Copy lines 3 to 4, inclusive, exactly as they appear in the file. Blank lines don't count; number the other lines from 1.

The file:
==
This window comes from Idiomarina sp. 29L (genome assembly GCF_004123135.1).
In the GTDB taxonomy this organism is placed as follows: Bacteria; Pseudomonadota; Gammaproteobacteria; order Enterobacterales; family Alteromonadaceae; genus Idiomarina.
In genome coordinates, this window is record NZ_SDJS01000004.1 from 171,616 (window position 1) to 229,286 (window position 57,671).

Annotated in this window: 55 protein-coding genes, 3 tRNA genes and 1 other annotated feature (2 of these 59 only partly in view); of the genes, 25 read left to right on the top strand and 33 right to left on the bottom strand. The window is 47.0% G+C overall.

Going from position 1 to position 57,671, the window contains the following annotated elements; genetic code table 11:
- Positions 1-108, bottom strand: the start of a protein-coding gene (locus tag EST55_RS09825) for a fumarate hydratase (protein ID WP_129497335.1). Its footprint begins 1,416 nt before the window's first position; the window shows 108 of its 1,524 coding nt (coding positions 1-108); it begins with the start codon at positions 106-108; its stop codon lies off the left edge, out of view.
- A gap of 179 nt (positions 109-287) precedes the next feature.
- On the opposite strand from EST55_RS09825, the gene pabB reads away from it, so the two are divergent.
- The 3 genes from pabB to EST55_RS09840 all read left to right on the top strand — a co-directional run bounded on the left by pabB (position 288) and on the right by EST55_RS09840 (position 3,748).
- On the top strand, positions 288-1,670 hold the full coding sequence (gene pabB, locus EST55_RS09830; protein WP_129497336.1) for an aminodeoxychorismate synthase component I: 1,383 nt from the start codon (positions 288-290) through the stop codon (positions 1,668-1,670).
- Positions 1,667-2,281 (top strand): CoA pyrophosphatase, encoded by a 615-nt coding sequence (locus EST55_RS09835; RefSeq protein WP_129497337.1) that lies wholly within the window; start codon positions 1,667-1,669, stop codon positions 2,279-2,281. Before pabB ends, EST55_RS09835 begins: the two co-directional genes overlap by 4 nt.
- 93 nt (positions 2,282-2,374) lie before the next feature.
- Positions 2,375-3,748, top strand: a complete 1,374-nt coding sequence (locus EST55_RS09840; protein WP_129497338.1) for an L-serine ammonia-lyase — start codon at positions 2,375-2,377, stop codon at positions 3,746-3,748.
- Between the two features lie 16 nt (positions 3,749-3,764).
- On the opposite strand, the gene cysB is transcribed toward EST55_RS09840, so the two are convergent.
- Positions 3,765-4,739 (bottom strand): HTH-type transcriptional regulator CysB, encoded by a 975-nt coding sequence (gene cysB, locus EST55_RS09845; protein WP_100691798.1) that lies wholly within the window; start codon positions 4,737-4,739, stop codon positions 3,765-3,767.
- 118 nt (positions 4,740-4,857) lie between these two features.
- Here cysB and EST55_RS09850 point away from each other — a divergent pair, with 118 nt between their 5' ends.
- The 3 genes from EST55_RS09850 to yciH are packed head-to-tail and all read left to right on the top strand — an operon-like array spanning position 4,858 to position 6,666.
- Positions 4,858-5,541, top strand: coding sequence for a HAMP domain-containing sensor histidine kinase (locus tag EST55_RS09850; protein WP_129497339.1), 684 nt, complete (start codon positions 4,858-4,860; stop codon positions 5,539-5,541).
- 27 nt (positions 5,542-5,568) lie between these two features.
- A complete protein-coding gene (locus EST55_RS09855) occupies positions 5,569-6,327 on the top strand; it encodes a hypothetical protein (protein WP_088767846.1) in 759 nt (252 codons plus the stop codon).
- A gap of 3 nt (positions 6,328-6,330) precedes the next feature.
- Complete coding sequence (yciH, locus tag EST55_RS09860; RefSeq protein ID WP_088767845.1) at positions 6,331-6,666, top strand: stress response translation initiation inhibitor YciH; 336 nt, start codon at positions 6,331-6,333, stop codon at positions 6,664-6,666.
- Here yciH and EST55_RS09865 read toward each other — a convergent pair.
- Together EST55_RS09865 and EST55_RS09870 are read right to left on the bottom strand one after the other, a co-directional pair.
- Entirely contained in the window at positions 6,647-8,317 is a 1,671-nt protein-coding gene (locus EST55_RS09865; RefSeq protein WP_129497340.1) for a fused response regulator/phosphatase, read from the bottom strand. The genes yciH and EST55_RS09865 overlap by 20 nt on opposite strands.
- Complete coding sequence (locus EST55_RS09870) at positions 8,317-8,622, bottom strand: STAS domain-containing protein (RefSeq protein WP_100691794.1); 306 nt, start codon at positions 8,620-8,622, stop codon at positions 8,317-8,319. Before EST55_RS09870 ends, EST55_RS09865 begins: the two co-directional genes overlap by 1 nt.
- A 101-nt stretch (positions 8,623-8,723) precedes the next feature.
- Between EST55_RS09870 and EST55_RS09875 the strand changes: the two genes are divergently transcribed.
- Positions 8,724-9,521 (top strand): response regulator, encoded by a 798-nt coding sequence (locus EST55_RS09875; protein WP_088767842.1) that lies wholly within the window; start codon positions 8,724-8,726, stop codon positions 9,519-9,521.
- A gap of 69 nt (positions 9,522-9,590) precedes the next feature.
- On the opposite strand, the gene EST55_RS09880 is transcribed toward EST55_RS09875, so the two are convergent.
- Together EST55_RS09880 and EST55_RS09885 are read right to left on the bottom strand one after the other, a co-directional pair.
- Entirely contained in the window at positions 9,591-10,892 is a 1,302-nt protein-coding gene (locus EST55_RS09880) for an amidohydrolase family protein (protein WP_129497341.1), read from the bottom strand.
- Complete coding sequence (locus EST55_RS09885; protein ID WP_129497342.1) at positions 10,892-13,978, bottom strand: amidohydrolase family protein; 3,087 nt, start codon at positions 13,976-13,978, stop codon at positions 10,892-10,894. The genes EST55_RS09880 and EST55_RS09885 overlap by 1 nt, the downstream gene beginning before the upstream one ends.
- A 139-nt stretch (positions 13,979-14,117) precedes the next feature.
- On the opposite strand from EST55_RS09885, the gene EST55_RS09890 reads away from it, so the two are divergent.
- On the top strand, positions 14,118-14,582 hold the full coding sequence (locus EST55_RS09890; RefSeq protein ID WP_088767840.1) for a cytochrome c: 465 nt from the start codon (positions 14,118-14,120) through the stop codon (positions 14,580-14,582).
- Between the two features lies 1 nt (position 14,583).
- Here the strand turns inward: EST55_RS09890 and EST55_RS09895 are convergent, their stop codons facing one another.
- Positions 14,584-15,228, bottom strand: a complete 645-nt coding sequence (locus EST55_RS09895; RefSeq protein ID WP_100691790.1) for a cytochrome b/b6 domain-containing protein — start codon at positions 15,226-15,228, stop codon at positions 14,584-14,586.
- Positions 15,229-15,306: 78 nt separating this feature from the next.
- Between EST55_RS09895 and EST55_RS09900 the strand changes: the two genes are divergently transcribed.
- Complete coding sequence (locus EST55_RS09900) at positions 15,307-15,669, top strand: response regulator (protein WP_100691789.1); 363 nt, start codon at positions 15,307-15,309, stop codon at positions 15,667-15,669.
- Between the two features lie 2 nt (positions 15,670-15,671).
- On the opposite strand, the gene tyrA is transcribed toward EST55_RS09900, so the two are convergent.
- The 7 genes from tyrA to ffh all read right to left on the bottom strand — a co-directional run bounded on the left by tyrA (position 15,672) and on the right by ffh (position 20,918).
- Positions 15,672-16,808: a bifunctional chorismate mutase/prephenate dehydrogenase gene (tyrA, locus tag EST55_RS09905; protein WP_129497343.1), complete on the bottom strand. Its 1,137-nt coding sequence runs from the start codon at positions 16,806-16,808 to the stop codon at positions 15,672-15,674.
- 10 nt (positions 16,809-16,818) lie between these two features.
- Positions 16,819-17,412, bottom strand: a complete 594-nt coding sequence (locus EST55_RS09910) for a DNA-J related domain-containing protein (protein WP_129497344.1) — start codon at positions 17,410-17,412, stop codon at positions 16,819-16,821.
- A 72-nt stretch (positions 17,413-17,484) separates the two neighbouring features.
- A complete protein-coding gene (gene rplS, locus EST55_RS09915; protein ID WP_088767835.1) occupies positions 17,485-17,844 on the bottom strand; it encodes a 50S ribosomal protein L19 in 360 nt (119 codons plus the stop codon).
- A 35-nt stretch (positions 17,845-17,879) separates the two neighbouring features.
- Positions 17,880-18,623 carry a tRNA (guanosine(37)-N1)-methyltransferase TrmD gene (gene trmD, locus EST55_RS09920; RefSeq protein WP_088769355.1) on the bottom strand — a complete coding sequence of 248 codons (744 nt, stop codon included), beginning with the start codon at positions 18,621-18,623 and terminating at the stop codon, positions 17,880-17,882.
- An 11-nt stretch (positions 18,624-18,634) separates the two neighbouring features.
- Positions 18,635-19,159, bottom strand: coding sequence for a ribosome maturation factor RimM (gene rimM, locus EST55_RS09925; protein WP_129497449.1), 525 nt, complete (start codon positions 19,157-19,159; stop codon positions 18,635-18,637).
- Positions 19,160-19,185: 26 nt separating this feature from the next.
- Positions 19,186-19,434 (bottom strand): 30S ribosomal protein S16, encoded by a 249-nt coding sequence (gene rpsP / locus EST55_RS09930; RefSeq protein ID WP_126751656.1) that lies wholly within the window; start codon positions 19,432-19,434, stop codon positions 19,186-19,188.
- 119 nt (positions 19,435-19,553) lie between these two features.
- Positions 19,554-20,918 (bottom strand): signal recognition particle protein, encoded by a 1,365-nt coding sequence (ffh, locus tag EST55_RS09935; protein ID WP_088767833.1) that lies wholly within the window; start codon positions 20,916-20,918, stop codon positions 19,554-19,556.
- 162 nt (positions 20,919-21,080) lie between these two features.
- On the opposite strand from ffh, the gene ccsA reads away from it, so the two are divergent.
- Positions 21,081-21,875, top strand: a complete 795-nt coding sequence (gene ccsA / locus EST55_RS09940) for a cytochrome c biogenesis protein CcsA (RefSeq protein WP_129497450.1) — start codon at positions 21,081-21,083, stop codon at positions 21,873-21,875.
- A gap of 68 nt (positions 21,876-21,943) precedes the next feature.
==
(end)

In genome coordinates, this window is record NZ_SDJS01000004.1 from 171,616 (window position 1) to 229,286 (window position 57,671).

Annotated in this window: 55 protein-coding genes, 3 tRNA genes and 1 other annotated feature (2 of these 59 only partly in view); of the genes, 25 read left to right on the top strand and 33 right to left on the bottom strand. The window is 47.0% G+C overall.